Reduce heat to low. Place the sugar thermometer in the saucepan. Simmer, stirring occasionally to prevent the mixture sticking to the base of the pan, for 1 hour or until the mixture is light golden and sugarthermometer reaches 110°C. Add the pear syrup or essence and a few drops of the food colouring (if using) and stir until well combined. Pour the mixture into the prepared pan.
Set aside to cool to room temperature and place in the fridge for 4hours or overnight until firm.
Pour the icing sugar mixture onto a large chopping board. Turn the lokum onto the icing sugar and use a lightly greased knife to cut into 3cmpieces.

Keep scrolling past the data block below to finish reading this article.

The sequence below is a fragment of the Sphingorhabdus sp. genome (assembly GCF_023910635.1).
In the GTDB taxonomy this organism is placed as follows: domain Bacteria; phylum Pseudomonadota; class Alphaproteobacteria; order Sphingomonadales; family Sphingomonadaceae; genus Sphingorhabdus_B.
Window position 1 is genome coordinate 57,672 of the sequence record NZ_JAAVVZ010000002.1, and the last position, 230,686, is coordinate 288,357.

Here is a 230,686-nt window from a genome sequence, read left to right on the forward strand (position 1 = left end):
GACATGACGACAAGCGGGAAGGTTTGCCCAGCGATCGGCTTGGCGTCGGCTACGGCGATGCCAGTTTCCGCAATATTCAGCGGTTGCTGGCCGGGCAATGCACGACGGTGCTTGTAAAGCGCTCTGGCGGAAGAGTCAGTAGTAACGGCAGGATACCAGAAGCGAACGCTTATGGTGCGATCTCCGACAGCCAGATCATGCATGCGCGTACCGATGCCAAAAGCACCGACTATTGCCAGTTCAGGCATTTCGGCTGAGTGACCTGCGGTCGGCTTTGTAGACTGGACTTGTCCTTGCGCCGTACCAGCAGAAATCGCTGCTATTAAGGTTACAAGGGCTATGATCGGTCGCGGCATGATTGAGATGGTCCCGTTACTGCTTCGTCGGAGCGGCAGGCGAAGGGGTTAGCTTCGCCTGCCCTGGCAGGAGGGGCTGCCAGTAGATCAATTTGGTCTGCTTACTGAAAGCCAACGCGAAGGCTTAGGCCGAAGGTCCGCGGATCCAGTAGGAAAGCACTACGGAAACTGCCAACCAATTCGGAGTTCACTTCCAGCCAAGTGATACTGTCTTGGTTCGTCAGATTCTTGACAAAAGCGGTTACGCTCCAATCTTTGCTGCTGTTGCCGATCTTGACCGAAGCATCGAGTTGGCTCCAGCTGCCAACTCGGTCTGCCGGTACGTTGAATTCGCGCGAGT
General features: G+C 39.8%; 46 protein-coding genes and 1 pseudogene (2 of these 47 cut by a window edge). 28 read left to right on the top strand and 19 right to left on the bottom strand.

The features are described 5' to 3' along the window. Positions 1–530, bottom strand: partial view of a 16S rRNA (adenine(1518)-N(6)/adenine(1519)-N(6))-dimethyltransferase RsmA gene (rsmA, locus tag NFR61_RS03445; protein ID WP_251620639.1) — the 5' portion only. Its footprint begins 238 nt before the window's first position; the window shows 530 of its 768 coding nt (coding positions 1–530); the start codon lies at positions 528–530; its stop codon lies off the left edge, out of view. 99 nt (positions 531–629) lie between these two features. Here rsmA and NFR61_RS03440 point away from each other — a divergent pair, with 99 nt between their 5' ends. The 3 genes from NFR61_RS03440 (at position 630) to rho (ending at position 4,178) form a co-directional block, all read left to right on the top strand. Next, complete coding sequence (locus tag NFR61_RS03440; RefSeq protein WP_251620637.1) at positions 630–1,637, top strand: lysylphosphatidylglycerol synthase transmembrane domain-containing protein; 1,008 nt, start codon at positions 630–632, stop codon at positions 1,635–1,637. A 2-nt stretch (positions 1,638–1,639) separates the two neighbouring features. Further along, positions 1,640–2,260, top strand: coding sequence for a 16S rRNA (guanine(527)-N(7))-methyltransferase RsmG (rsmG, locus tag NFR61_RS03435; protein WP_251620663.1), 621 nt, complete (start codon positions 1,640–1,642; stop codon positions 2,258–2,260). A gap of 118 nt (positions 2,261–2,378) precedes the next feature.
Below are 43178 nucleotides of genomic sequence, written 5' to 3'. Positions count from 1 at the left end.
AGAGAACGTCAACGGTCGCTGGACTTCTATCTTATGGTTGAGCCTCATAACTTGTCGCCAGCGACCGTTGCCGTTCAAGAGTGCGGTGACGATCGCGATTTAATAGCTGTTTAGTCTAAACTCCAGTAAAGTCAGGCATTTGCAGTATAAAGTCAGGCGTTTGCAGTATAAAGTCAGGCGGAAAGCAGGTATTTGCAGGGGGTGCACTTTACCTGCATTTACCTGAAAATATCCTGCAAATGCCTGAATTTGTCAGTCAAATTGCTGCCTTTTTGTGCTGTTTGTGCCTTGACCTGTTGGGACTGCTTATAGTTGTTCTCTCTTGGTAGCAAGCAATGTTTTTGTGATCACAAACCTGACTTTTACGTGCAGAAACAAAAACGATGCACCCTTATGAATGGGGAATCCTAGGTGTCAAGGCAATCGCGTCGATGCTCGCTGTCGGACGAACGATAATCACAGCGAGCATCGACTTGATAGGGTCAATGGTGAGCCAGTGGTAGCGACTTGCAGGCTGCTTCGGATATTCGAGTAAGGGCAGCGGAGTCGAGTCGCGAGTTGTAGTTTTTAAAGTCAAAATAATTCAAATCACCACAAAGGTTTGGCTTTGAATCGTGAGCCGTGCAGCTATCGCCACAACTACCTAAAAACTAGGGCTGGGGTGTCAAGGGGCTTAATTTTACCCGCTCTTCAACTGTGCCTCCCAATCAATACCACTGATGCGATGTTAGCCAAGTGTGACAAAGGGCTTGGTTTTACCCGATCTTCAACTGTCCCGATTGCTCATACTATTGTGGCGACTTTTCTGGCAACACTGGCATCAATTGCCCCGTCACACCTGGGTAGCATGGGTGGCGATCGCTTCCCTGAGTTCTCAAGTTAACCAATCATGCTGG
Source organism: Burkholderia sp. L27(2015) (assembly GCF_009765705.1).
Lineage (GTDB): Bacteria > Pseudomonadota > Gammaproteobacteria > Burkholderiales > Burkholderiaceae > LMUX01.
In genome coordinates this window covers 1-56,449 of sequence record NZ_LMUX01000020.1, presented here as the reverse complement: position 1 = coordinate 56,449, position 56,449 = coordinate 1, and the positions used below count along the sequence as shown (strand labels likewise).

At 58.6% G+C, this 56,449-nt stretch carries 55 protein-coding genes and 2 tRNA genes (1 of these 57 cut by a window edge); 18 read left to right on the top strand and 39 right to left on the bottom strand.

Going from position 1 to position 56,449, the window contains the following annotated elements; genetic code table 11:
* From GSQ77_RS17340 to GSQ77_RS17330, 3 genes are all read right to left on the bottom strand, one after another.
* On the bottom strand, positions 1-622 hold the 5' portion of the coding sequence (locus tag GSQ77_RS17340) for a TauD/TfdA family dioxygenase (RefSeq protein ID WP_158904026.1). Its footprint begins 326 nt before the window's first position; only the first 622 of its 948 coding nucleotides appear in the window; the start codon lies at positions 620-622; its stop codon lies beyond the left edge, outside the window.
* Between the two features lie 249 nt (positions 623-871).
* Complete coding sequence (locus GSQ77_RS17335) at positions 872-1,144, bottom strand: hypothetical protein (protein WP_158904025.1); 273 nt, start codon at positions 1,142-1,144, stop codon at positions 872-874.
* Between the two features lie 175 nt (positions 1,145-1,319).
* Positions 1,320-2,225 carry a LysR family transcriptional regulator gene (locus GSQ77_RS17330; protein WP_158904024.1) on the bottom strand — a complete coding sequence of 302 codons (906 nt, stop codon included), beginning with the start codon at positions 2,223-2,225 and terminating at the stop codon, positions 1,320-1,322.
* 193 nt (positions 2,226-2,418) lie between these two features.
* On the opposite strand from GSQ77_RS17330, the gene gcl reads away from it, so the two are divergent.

Toss the lokum in the icing sugar to coat. Serve.

Cooking Tip: Cooking Tip: You will need a sugar thermometer for this recipe.
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Pear Lokum (Pear Delight)
Olive oil spray
860 g caster sugar
1 liter water
2 Tbs fresh lemon juice
3 Tbs gelatine powder
130 g cornflour
1 tsp cream of tartar
2 Tablespoons Pear concentrate
dehydrated pear slices for garnish
300 g icing sugar mixture

By Hand Method

1. Prepare a 9×9 pan by lining it with aluminum foil and spraying the foil with nonstick cooking spray. Set aside for now. Or grease a silicon tray with oil.

2. Place the sugar, lemon juice, and 500g of the water in a medium saucepan over medium heat. Stir until the sugar dissolves, and bring the mixture to a boil. Brush down the sides of the pan with a wet pastry brush to prevent sugar crystals from forming, and insert a candy thermometer.

3. Allow the sugar mixture to continue boiling, without stirring, until it reaches 130c on the candy thermometer.  Occasionally brush down the sides with water as it goes.